“It's okay, I’m not embarrassed; just a little unprepared. And as for Helen, you don't have to stick up for her as if she didn't know you were nervous. She must have known, Brian. Bloody hell after six weeks she must have known."
"I don't know. All I know is, I love her and I'm gonna miss her terribly."
"Come on, Brian. If she's been carrying on with your best mate then you're better off without the pair of them. There's plenty of other girls out there." We heard the street door bang and then Judy walked into the room.
"But not this one," Linda said.
"Not this one what?" Judy said.
"Nothing. Just talking to Brian about his girl."
"Oh," Judy said, and turned her attention to me. "Is that your motorbike outside, darling?"
I flicked my eyelids a few times trying to disperse the wetness that had formed and hoped no one had noticed. "Yes, that beauty is mine."
"Well, do you fancy taking me out for a ride one day?"
"I think you'd better rephrase that," Linda said. "Something like, take me out one day on your bike."
"What would I want to go on a motorbike for?"
"Oh, you're getting worse. You'll have to find yourself a man, you'll be after my Bobby next."
"Mmm, now there's a thought. You wouldn't consider hiring him out, would you?"
"No, I wouldn't. Haven't you got anything to do other than trying to seduce my family?" Linda spoke jokingly, though it was clear she was feeling a bit protective towards me.
"Well, I have yeah, I've got to go up my mum's and cut my little brother's hair for him but I'm sure Brian would rather that I stopped here and we all got to know each other better." Judy glanced at me with a dreamy pretence. "Wouldn't you?"
"I didn't know you cut hair. Can you do mine?" I said.
"Don't be silly," Linda said. "All her stuff's at her mum's and my scissors are no good for cutting hair."
"Well, I guess I can fetch the scissors tomorrow, I don't mind but I thought your girlfriend done your hair for you?"
"I don't have a girlfriend anymore."
"Oh!" Judy was silent for a moment before continuing. "So that's what you two were so secretive about when I came in was it? Well, how do you feel about being a free agent again?"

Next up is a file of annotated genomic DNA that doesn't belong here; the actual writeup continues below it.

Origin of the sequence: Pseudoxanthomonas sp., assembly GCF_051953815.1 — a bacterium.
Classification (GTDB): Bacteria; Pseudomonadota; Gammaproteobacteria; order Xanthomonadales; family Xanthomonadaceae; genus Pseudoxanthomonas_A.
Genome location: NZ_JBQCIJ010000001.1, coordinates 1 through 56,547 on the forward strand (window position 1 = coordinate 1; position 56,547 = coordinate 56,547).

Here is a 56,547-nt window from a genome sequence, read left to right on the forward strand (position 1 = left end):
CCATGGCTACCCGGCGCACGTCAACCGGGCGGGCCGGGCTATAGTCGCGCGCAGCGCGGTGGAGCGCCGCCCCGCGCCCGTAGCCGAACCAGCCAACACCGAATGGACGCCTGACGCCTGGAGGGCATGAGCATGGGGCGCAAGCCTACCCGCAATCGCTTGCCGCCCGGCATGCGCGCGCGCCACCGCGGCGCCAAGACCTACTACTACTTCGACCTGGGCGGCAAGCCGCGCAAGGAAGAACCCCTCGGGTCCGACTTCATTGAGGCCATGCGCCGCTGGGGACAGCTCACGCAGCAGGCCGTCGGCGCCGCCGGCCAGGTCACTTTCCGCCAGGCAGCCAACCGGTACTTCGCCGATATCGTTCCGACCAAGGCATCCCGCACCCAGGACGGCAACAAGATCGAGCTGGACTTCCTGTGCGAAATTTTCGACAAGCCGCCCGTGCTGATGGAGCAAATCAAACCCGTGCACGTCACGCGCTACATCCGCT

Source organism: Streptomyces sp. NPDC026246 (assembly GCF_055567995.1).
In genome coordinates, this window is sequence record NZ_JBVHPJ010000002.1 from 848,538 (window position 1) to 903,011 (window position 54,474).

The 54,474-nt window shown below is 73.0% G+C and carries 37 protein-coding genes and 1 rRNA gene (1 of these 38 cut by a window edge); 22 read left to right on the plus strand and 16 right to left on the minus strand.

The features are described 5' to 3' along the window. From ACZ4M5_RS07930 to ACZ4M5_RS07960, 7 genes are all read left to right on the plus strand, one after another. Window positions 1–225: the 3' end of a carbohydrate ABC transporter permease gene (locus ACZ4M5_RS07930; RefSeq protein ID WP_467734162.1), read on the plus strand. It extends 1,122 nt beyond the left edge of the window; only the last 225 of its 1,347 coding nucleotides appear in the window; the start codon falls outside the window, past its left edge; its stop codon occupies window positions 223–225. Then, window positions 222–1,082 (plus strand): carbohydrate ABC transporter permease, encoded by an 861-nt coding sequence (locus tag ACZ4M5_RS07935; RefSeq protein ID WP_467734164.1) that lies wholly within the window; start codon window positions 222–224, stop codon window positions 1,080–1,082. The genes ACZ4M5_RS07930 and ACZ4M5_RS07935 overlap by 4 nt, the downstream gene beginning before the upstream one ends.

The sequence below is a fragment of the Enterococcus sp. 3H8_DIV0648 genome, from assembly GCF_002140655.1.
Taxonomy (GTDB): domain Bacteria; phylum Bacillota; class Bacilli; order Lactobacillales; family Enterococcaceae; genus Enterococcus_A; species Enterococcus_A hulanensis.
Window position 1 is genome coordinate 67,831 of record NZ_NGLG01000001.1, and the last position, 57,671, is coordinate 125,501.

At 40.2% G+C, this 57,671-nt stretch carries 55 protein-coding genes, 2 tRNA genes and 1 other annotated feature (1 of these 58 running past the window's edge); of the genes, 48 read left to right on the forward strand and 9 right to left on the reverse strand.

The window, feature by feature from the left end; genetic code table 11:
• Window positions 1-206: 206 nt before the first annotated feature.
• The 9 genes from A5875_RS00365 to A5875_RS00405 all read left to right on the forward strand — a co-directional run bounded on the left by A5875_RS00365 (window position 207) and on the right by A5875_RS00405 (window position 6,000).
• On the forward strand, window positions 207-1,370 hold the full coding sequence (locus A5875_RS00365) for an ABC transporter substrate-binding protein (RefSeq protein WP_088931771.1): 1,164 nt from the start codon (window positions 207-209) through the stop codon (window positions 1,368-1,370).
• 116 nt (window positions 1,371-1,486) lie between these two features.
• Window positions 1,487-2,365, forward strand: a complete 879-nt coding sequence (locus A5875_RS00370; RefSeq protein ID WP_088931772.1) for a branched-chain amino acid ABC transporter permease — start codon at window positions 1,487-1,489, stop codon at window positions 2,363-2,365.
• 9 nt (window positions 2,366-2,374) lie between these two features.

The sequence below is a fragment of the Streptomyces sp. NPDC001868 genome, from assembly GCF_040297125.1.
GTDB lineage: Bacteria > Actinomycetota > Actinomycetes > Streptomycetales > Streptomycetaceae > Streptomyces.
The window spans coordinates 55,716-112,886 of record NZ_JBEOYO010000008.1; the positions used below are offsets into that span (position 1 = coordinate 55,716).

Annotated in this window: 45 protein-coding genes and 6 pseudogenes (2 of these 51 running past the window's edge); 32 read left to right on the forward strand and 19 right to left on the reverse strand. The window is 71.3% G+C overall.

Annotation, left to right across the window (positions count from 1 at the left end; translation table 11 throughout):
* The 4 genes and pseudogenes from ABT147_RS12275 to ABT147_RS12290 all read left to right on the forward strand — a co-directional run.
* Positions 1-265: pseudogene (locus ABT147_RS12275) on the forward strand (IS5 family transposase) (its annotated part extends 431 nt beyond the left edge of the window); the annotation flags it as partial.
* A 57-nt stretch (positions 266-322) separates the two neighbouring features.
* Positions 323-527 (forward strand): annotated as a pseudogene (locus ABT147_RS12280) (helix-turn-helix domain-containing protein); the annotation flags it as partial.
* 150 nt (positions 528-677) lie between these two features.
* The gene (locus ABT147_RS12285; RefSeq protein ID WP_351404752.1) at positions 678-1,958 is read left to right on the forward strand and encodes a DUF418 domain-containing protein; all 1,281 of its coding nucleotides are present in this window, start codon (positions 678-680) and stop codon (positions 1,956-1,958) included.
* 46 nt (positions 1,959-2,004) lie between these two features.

I smiled at her, but didn't pursue the matter. "So if I pop round here tomorrow afternoon, will you do it for me? I don't mind paying you."
"Well I don't mind doing it but I don't want paying. If I do something for you then you can do something for me and I can always cut your hair as well, can't I?"
Linda forced a laugh. "Oh leave him alone, Judy," she said.
"Linda, I'm only joking aren't I." She turned to me. "But I don't mind doing your hair for you tomorrow."
"And I'll repay you with a dance if I see you at Minstrels," I said.
"Ooooh, lucky me. I don't remember ever seeing you in there though."
"I'm in there every Sunday."
Judy turned to Linda. "And you never go do you, Linda? Turning into a right stay at home, you only want to go to bingo."
Linda laughed at Judy's comments. "Me and Bob often go out, though not as often as we used to. Anyway, I don't like the pubs in Barfield."
"Neither do I. That's why I meet the girls at Minstrels?"
"Can't afford to go there anyway. Time you pay to get in and the drinks are expensive."
"I know all the bouncers; they all sign me in as a guest as long as I'm not with a lad and they'll sign you in as well if you're with me. And don't worry about the drinks. I take a half bottle of Bacardi in my bag and just buy the Coke. You can do the same. Sometimes if I'm lucky I don't even open the bottle. There's lots of idiots eager to buy a drink for a dance or two, isn't there?"
"Anyway, I'll feel funny if Brian's in there."
"Why? My brothers are in there sometimes; it's nice, and they even dance with me. Anyway, I go there every Friday and like I said, I've never seen your Brian in there."
"I don't go to Minstrels on Fridays," I interrupted, but I thought maybe I will start if there's a chance of a dance or two with Judy and who knows what would develop.
"There you are then Linda, what's the problem? Aha, maybe you don't want to get caught flirting with all the good-looking men in there."
"You're just being silly now. I'm not going to Minstrels, so you've no need to keep on."
"All right, I'll see you tomorrow night for the Bingo."
"Now you're talking," Linda said, with a grin. "So, who's for coffee?
I decided to skip the coffee, thinking I needed something stronger and I got up to leave. "I'm off to The Ship," I said and looked over to Judy. "I'll see you tomorrow then."
I arrived at Linda's house at mid-day the following day expecting to see Judy there, but she wasn’t. I stayed until after four o clock before giving up on her. I left feeling annoyed because all afternoon Linda kept telling me that Judy wouldn't show up and I wondered if she had said anything to her after I had left the previous day.